In a large frying pan, heat the oil and add the curry leaves and the mustard seeds. When the latter begun to crackle and jump out of the oil, add the lentils and stir fry for a few minutes till they are quite soft. At this point they will begin to look a darker yellow and be just a little bit crisp (but not hard). Now stir in the turmeric powder, add the lime juice and then the rice. Mix everything together, then fry the rice for 3-4 minutes, turning over a couple of times and then take the pan off the heat.

Sambhar is an excellent accompaniment for this rice dish.

Chicken Pulav(1)

I wanted to persuade the boulanger to try something other than chicken curry – though that does seem to work well with his clients – for next week’s order.

So since I had some boneless chicken left over in the fridge, I used it to make chicken pulav. The girls liked it a lot and fortunately there is enough that they can have it for dinner tonight.

As for the boulanger, his reaction was so pleasing.  He said, without tasting either the pulav or the upma (which is what I have had made for lunch today so I took some of that too, for him to taste) that he would like me to make both these things for next week; when I asked him to taste both dishes so as  to be sure, he said that wasn’t necessary since “whatever you bring is all delicious “.

Now, I have my fingers crossed that his clients feel the same way next week 🙂

This recipe is adapted from one in Rocky Mohan’s “Art of Indian Cuisine”.

Chicken Pulav

2 cups of basmati rice, washed and soaked in cold water for 30 minutes and drained thereafter

400-500 gms of boneless chicken, cut in to small pieces

3 teaspoons each of ginger and garlic pastes

2 medium sized onions, chopped fine

4-5 cloves

4 pods of green cardamom

3-4 small sticks of cinnamon

2 green chillies, finely chopped

4 tablespoons of sunflower oil (or 3 of oil and 1 of ghee)

To be mixed together:

150 ml of yoghurt

1 teaspoon of turmeric powder

1/2 a teaspoon of red chilli powder

1 tablespoon of coriander powder

1/2 a teaspoon of freshly ground black pepper

the juice of 1 large lime

salt to taste

To make the Pulav:

In a large frying pan, warm the oil and add the green cardamom, cloves and cinnamon. Fry for a few seconds till their aroma begins to be released.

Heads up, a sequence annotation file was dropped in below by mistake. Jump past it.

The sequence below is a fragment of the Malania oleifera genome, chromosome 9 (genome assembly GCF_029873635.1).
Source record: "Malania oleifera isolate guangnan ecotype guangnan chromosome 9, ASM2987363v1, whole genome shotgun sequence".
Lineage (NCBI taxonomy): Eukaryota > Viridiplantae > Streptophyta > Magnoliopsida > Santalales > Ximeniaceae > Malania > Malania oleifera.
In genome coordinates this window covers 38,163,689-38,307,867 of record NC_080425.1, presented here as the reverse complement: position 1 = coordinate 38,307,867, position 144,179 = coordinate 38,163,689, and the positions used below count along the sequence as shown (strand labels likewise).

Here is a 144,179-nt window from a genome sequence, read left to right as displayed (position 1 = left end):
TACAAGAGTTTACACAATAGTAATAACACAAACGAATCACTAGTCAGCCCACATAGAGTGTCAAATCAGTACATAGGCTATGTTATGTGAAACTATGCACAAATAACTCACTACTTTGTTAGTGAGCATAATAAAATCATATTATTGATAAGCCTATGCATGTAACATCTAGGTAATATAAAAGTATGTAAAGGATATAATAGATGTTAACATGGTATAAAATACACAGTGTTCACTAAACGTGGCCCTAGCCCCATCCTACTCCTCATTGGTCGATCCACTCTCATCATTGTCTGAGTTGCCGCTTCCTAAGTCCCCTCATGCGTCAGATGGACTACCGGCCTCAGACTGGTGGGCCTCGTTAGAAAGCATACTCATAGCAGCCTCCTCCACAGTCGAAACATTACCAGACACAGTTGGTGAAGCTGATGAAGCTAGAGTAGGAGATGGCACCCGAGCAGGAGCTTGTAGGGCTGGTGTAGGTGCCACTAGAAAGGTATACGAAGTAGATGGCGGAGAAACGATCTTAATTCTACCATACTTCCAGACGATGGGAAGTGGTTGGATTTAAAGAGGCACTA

Add the onions and fry till they begin to look translucent.

Now add the pastes and the green chillies (optional; I skipped this) and fry again till everything turns a golden-brown color.

Add the chicken pieces next, turn up the heat a little and fry till they are golden all over.

Add the yogurt mixture, season with salt and mix everything together well. Cover the pan, lower the heat and cook till the chicken is tender and the water in the yogurt dries up, turning the mixture over every once in a while.

Add the rice, mix it in thoroughly, then add 3 and a half cups of hot water. Cover the pan, turn up the heat and bring the water to a boil. Now reduce the heat again to quite a low setting and simmer till the rice is cooked and all the water is absorbed.

Leave the pulav covered for a while before serving it as I feel this allows the flavors to develop further.

This is so quick and easy to make; a great alternative to biryani.






Vangi Baath: An unorthodox variation

Traditionally, vangi baath is a pulav/fried rice that has only one vegetable in it and that is the aubergine which gives the dish its’ name.

But when I decided to make it for dinner tonight,along with some khatti-meethi daal, I felt there ought to be a dash of green in our meal.

So I made this rice dish today with aubergines and green beans.

The girls don’t know what the original is like, in any case, and Shri usually gamely goes along with all these variations to the classics!

This recipe is adapted from the one in Viji Varadarajan’s “Samayal”, a book about South Indian vegetarian cuisine.

2 cups of rice, cooked-with a little salt-  beforehand in 3 cups of water (which makes this recipe a great way to use leftover rice)

1 thin and long aubergine, diced

1 medium-sized tomato

1 cup of chopped green beans (optional)

1 large onion, chopped fine

1 green chilly , slit in to half (optional)

1/2 or 3/4 of a teaspoon of turmeric powder

1/2 a tsp of mustard seeds

6-8 curry leaves

1 and a 1/2 tablespoons of pitlai powder

3-4 tablespoons of thick tamarind juice

4 tablespoons of sunflower oil

In a large frying pan, heat the oil, then add the mustard seeds and the curry leaves. After a few seconds, when the seeds crackle, add the green chilly, the onions and sauté till the onions start to look translucent. Add the beans, cover the pan and cook till they start to soften just a little. Now add the aubergine, cover and cook again till the aubergines begin to soften too, turning everything over once in a while.

Now add the tomato and fry for a few minutes till the tomatoes begins to become quite soft.  Add the spices next, fry for a minute or two, then add the tamarind juice and mix it in well.  Season the vegetables with salt, add the rice – separate the grains gently with a fork first – and fry for a few more minutes till everything is thoroughly mixed.

I might try this dish without the tomato – and with peanuts – another time, since I think I remember eating it like that a long time ago.

Tonight, the girls each asked for a second helping of the vangibath with a little ghee, and I tried that too. Yum !